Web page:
TALLINN JUNE 20 - 23 / 2011

Evolving Robots Evolve Robotics:  Robo-inspired Animal Models Test Biological Hypotheses

John H. Long, Jr

Vassar College


While animals provide inspiration for roboticists, robots, in turn, inspire biologists. A growing number of biologists use robots to represent, as model simulations, biological mechanisms, behaviors, and evolutionary processes.   For example, embodied robotic animals have been built and evolved to explore a fundamental question in biology:  why is morphospace (the morphological hyperspace that contains all forms) clumped?  In other words, given all physically-possible forms, why has evolution produced only a subset?  Moreover, why do only a fraction of the evolved forms persist?  The use of robots to address these questions has been influenced by the bio-robotic and evolutionary-robotic approaches of Ijspeert, Floreano, Lipson, Nofli, and Webb, among others.  Useful robotic simulations, when subjected to selection pressures or behavioral experiments, produce experimental data that test the predictions of specific hypotheses.   Populations of robots that evolve also produce a library of animal models that are extinct, rare, or never existed.  We can then explore both the evolved and the unevolved regions of morphospace.  This expansion of our knowledge of morphospace, originally for biological purposes, provides roboticists with new ideas for novel designs.  This feedback between biology and robotics is iterative.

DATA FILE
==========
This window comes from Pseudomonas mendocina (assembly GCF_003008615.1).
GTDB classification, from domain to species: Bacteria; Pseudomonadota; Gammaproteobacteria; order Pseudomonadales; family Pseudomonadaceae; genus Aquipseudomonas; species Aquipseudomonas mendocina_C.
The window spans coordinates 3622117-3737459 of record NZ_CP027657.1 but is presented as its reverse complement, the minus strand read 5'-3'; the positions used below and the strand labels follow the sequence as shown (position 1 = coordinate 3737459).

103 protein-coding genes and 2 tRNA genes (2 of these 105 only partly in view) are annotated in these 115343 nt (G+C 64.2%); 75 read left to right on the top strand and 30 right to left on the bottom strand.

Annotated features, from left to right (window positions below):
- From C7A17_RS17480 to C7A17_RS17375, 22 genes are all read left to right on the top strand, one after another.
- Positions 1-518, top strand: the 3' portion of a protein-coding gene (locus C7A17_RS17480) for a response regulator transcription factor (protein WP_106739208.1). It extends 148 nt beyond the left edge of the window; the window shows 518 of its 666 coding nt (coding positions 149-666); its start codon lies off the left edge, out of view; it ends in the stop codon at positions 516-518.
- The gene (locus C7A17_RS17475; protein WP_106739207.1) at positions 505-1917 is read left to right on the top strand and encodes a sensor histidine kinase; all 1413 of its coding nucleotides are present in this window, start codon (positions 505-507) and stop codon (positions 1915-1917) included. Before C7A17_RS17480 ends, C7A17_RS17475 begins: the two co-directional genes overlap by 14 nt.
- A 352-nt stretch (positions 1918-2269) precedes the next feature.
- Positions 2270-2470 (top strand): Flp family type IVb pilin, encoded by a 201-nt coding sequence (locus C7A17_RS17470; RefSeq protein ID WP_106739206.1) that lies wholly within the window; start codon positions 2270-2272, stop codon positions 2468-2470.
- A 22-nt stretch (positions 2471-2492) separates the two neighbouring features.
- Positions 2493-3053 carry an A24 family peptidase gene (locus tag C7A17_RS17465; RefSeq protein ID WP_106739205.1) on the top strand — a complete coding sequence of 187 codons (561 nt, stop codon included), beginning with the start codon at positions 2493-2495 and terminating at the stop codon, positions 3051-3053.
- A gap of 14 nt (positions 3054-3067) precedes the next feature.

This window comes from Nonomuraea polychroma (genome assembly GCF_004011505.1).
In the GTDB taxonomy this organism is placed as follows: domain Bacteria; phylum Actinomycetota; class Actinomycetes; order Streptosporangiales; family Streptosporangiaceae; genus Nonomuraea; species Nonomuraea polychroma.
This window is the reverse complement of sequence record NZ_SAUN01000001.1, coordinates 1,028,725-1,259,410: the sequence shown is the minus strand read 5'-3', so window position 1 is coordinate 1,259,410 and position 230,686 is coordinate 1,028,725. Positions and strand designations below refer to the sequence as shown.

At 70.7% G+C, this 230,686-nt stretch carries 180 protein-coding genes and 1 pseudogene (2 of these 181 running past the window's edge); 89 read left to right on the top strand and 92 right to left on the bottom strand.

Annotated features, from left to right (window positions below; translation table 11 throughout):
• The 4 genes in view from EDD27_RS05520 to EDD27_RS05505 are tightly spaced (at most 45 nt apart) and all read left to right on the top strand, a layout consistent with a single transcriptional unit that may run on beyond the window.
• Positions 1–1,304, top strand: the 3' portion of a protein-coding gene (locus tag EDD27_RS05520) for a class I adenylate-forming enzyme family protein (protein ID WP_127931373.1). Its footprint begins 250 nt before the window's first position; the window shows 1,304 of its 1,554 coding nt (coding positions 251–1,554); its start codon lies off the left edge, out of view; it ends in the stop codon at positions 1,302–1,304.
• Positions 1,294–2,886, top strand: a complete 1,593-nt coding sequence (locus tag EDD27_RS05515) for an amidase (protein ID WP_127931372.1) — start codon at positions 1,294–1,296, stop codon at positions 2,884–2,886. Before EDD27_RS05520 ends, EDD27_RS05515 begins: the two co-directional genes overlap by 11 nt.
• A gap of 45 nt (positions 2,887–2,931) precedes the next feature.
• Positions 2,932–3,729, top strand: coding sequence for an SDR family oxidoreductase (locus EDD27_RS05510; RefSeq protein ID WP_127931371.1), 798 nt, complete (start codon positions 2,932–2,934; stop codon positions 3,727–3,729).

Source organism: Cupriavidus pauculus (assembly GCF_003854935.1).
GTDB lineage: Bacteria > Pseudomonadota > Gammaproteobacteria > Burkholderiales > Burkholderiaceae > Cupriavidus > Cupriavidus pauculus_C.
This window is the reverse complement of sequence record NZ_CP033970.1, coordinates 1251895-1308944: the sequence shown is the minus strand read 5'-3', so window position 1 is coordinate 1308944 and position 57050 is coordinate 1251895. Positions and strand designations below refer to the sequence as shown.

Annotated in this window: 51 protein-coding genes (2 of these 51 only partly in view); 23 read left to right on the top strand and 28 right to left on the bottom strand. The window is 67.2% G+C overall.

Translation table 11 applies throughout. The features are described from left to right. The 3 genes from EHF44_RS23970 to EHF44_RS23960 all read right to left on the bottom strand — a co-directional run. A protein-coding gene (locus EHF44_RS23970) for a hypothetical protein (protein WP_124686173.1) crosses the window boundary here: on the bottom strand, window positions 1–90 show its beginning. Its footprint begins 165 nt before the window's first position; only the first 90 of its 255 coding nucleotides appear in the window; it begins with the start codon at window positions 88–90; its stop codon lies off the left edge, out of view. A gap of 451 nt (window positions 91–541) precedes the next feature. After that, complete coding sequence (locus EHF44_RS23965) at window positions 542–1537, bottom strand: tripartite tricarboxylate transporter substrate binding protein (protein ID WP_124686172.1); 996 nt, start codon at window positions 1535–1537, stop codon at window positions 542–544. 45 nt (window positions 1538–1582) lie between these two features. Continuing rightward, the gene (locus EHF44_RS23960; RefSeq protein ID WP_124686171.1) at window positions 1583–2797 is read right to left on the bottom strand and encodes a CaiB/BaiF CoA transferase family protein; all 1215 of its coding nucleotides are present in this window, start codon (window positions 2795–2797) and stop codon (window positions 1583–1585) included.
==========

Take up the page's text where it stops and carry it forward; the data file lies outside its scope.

John Long holds two appointments at Vassar College:  Professor of Biology and Professor of Cognitive Science.  In addition, he is co-founder and former Director of Vassar's Interdisciplinary Robotics Research Laboratory.  He received his Ph.D. from Duke University's Zoology Department, specializing in Biomechanics.  His research combines locomotor biomechanics, biomimetics, bioinspired robotics, and evolutionary biorobotics.